All posts by actionmentalhealth

Action Mental Health announces new partnership with Northern Ireland firm LoughTec

Action Mental Health’s Fundraising and Communications Manager Jonathan Smyth (left) announces the latest corporate partnership, with LoughTec’s Natasha McKenna, Service Desk Engineer and Cahir McKenney, Marketing Executive (photo taken prior to current restrictions).

One of Action Mental Health’s newest corporate partners, LoughTec, has reflected on the importance of the new relationship in light of the unusual times Northern Ireland is living in, with the ongoing pandemic.

In selecting Action Mental Health as its nominated charity for 2021, the IT specialists are eager to help fundraise for the charity. The company has also signalled its aim to support AMH’s range of programmes dedicated to supporting the well-being and resilience of Northern Ireland’s children and young people, something that’s never been more vital.

Sean McDermott, LoughTec CEO, expressed the firm’s commitment to supporting Action Mental Health.

“LoughTec is delighted to support Action Mental Health as its nominated charity in 2021. The past 12 months have taught us to look after what is important, and our mental well-being is a huge part of that. Supporting Action Mental Health will help continue the great work already being provided throughout communities in Northern Ireland by the charity,” he said.

“We look forward to playing our part in fundraising for these vital services, and engaging with our staff on the importance of their mental health at home and in the workplace.”

Action Mental Health’s Fundraising and Communications Manager, Jonathan Smyth commented: “We are very grateful for LoughTec’s decision to adopt the charity as a focus for its fundraising for 2021. The pandemic has had a significant impact on our planned events and fundraising campaigns, but we greatly look forward to generous commitment from LoughTec to support us.”

“As a local charity, Action Mental Health relies upon the support of the local community and businesses like LoughTec to help provide many of our services. We know that children and young people’s mental health has been particularly impacted by the pandemic. As such the need for the specialist mental health services provided by Action Mental Health in schools and communities across Northern Ireland has never been so great.”

To find out more about Action Mental Health’s range of services or to find sources of support please visit You can also find out more about LoughTec’s services by visiting

If you would like to join LoughTec in #TakingActionOnMentalHealth by establishing a charity partnership with Action Mental Health, please get in touch with their fundraising team.

Parenting in a pandemic – tips from Action Mental Health

Parenting in a pandemic presents mums, dads and carers with a unique set of pressures rarely experienced before in global history.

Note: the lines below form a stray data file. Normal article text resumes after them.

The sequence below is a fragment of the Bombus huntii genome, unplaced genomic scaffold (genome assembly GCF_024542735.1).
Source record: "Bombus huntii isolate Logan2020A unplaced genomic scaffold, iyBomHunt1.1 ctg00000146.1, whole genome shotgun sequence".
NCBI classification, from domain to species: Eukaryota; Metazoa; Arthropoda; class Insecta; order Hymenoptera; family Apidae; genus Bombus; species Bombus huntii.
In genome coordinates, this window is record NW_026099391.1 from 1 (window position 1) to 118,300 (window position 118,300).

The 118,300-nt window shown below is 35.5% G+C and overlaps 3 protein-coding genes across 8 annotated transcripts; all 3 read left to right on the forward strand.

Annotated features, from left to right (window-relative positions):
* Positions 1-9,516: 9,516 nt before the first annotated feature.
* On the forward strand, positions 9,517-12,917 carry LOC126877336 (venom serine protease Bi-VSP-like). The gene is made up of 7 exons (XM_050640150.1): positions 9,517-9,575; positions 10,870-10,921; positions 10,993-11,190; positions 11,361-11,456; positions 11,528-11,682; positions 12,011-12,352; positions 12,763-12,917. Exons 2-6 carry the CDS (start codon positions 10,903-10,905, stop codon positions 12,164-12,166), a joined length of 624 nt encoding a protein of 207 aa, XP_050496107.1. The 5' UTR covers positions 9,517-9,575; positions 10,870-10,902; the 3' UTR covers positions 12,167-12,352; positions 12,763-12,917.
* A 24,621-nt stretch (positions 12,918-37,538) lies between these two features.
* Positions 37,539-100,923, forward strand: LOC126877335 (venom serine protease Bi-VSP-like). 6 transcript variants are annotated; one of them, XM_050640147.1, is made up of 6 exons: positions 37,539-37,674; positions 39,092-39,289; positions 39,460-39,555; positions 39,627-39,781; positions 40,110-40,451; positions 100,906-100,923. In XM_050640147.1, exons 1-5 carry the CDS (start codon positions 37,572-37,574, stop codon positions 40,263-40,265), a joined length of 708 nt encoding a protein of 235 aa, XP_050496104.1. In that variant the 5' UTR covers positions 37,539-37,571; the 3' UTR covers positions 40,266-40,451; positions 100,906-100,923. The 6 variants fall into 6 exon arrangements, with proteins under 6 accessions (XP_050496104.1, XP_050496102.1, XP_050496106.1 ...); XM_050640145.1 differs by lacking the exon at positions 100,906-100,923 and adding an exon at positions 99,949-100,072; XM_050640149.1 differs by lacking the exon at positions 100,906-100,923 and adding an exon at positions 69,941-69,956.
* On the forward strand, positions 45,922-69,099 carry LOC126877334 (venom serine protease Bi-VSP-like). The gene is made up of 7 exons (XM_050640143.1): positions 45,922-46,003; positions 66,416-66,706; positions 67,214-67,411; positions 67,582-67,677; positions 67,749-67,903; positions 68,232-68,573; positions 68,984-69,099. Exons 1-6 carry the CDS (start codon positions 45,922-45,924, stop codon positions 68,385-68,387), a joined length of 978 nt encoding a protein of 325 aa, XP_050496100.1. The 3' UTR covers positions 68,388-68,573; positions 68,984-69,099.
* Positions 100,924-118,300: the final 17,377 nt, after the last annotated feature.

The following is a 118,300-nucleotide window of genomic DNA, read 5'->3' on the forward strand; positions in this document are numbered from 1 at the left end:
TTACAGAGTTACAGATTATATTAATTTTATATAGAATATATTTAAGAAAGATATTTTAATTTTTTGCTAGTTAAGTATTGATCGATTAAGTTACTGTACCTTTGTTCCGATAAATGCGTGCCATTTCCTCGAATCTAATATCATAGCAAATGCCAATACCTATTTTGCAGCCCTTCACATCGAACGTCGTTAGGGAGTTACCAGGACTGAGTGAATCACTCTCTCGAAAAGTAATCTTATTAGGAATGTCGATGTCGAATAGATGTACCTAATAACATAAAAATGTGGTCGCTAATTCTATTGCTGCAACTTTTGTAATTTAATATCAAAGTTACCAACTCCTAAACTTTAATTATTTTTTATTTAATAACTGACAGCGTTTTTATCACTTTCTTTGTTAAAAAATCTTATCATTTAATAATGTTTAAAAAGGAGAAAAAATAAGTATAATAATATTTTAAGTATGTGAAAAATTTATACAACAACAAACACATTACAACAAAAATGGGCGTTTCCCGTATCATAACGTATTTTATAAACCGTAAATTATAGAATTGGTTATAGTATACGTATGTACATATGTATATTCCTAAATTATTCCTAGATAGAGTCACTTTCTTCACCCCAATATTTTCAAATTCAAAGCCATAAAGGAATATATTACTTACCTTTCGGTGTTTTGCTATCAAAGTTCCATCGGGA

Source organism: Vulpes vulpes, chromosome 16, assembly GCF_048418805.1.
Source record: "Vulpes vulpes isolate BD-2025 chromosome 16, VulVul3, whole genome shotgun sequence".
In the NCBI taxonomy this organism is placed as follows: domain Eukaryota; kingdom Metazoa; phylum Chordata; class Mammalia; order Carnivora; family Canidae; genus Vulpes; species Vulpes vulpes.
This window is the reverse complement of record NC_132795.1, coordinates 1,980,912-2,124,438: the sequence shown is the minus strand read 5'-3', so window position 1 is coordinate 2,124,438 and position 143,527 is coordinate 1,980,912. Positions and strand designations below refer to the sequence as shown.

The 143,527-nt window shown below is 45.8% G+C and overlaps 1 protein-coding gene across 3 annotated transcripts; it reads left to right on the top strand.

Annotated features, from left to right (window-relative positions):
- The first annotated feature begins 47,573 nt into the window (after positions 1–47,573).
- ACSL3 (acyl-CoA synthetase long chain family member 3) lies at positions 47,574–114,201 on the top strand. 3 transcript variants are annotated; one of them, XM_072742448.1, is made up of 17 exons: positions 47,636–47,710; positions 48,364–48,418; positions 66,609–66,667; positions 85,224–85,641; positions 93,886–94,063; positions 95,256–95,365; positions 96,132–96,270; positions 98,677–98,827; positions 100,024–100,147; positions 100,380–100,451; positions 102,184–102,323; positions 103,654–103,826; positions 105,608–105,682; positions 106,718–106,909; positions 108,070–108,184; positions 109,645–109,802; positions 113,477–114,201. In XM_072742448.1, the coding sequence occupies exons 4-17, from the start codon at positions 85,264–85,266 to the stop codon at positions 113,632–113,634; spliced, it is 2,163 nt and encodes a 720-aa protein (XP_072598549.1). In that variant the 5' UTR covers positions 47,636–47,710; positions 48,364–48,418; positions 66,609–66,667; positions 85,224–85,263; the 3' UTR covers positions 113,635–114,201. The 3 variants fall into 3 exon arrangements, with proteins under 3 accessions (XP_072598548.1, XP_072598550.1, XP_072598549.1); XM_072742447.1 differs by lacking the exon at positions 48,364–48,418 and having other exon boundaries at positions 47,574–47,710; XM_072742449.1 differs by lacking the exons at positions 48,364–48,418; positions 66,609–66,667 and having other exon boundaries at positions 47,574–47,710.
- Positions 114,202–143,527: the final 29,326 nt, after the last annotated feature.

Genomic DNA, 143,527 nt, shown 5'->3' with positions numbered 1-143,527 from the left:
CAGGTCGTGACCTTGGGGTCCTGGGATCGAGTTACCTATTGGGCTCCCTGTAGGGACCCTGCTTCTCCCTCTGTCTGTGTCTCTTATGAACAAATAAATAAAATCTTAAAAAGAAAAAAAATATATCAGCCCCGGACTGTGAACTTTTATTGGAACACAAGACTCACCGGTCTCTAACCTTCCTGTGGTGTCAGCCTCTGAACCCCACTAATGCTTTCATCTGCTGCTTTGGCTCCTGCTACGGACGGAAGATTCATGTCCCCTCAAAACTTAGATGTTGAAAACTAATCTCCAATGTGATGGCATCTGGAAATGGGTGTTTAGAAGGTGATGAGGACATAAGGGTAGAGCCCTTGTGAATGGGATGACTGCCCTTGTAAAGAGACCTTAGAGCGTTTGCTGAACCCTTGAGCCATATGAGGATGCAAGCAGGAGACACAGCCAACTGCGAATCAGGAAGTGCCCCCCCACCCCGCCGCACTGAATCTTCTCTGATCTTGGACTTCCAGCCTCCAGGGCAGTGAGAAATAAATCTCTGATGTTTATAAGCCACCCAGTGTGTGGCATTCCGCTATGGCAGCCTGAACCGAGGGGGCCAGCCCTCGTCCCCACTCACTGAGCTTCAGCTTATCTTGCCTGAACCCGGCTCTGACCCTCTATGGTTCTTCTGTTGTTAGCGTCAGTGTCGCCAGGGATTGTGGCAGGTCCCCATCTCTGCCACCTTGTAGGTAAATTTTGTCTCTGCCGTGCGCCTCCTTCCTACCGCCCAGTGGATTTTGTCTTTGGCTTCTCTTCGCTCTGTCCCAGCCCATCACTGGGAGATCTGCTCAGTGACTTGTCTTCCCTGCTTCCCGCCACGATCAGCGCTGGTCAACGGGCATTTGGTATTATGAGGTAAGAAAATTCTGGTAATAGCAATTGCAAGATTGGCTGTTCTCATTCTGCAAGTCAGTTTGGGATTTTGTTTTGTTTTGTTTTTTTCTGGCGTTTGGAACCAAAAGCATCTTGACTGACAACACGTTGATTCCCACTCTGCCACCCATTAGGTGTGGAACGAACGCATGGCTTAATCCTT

For those parents who found it difficult entering the first lockdown last March, the return to strict restrictions on our movements will, for many mark a return to the fear, devastation and uncertainty they felt last time.

Lockdown at home can make it hard for families to keep a sense of calm. It’s therefore paramount to help your child feel safe and secure by ensuring they maintain a routine as much as possible. By making sure there is daily structure you can help them manage expectations, emotions and build resilience in them. 

Address children’s fears

Children rely on their parents or carers’ cues to feel safe, both physically and emotionally. By providing reassurance to children that you are there for them, you can equip them with the confidence that we will all get through this. This can be achieved through a number of ways:

  • Be honest and answers questions about the pandemic in an age appropriate way. Talk with your child about the frightening news they hear. It’s okay to say people are getting sick, but remind them to follow safety steps: wash your hands, wear a mask and stay at home. All this will help the family and others stay healthy.
  • Recognise your child’s feelings. Calmly say, for example: “I can see that you are disappointed not going back to school. What are other ways we can have fun with your friends?”
  • Keep in touch with family and friends. Children can worry about grandparents living alone or family friends, so connections like video chats can help a little, though this method is not always appropriate for younger children.

Self-care strategies

As part of AMH’s vast toolbox of mental health support for young people, as promoted in its pioneering Healthy Me programme for primary school children, there are many steps that can be taken to help children – and their parents – to negotiate this difficult time. They include practical, self-care strategies, among them:

  • Finger breathing. This type of breathing process helps to calm children when they are feeling stress.
  • Fill a self-soothe box. Fill a box with items that help you relax or inspire positive memories and happy feelings. Whether it’s a treasured photograph, a seashell from a memorable visit to the seaside with a loved one, or something tactile to hold on to in times of anxiety, it’s up to you.
  • Create a worry box. Encourage children to talk about their worries and fears, and support them by helping to write them down and tuck them away. This can help them to limit the time they spend worrying about things they can’t control.